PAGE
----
In an Inter Partes review (IPR) proceeding before the PTAB, a patent owner is not automatically afforded the right to amend the challenged claims. Rather, the patent owner has a burden of establishing that it is entitled to amend one or more of the challenged claims. 37 C.F.R. §42.20(c). To this end, the patent owner must first confer with the Board regarding a proposed motion to amend. After the patent owner receives the Board’s approval, it must file a motion to amend contemporaneous with or prior to the patent owner’s response. 37 C.F.R. §42.121(a)(1). The proposed amendments must be in response to a ground of unpatentability involved in the trial, and may not enlarge the scope of the original challenged claims. §37 C.F.R. 42.121(a)(2)(ii) and 35 U.S.C. §316(d).

In addition, the Board has held that the patent owner bears the burden of proof to demonstrate the patentability of the proposed claims, not only with respect to the prior art references on which the trial was instituted, but also over the prior art in general. Idle Free Sys., Inc. v. Bergstrom, Inc. (IPR2012-00027). The PTAB has explained that the requirement to distinguish the proposed claims over prior art in general does not mean that the patent owner is “assumed to be aware of every item of prior art presumed to be known to a hypothetical person of ordinary skill in the art.” Id. Rather, the patent owner should discuss, and present evidence (if appropriate), regarding the level of ordinary skill the art and what was known in the relevant timeframe about the features being relied on to demonstrate patentability of the proposed claims.

The requirement to show the patentability of the proposed amended claims over prior art in general has been an important factor in the Board’s repeated denial of motions to amend. In fact, the Board had not granted any motion to amend until last month when the Board granted the patent owner’s motion to amend with respect to certain challenged claims in International Flavors & Fragrances Inc. v. The United States of America (IPR2013-00124).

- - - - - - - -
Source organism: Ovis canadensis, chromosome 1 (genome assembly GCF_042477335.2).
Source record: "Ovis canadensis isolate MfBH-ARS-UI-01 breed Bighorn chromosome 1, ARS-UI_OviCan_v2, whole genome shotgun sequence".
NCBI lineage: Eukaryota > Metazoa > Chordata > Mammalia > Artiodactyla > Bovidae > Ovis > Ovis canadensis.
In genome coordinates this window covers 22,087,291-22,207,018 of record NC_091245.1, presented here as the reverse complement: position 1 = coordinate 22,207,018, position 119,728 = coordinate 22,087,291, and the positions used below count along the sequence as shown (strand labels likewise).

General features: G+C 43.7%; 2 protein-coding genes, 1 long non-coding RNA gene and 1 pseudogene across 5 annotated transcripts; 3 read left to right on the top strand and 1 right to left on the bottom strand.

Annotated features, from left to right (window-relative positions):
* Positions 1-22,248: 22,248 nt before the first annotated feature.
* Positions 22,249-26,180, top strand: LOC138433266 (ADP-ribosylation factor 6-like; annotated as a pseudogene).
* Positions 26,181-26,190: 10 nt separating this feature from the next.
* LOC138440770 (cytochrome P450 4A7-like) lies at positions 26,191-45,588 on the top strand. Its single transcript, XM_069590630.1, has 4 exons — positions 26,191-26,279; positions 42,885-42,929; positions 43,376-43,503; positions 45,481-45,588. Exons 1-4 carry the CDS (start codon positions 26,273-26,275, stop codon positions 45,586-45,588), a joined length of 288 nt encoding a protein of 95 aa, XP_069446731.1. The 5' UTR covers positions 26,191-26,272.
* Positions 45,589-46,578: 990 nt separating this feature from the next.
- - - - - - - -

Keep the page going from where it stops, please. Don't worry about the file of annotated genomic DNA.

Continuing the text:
Continue Reading PTAB Grants a Patent Owner’s Request to Amend

The regulations implementing Inter Partes Review (“IPR”), as well as Post-Grant Review (“PGR”), allow the Patent Trial and Appeal Board (“Board”) to join or stay certain proceedings by motion or sua sponte. See 37 C.F.R. § 42.122 (IPR), and 37 C.F.R. § 42.222 (PGR). This provision seems to make a good deal of sense in terms of avoiding duplication of effort and possible inconsistent results.
Continue Reading Too Many Cooks in the Kitchen? – PTAB Puts Parallel Reviews By Central Reexam Unit on Hold

On June 11, 2013, the Patent Trial and Appeal Board (PTAB) rendered its first decision in a case under the new AIA procedures for administratively contesting patents.  In the case of SAP America, Inc. v. Versata Development Group, Inc., CBM2012-00001, Paper 70 (June 11, 2013), the PTAB found Versata’s patent claims ineligible for patent protection because they were drawn to “abstract ideas.”

The petition for review was brought under the Covered Business Method (CBM) post grant review rules, which permit free-wheeling challenges to patents under essentially all grounds that are available (sections 101, 102, 103 and 112 of the US Patent Laws).  (Similar rules for non-business method patent will not kick-in until patents start issuing with effective filing dates on or after March 16, 2013.)

Interestingly, the same parties litigated this same patent (U.S. Patent No. 6,553,350 ) a few years ago in the Eastern District of Texas (Versata Software, Inc. v. SAP America, Inc., 2009 U.S. Dist. LEXIS 45751 at 16-18 (E.D. Tex. 2009)).  In the district court case, the patent was found valid and infringed – and Versata was awarded a $391 million infringement judgment.  Apparently, SAP had not raised the issue of patent ineligibility under 35 U.S.C. 101 during the jury trial.  The district court judgment was affirmed by the Court of Appeals for Federal Circuit (Versata Software, Inc. v. SAP America, Inc., 2013 U.S. App. LEXIS 8838; 106 U.S.P.Q.2d 1649 (Fed. Cir. 2013)).  The Federal Circuit will probably also wind up with an appeal of the PTAB decision since SAP had asked the Federal Circuit to stay the damage award and injunctive relief until the PTAB conducted its review.
Continue Reading PTAB Renders Its First Decision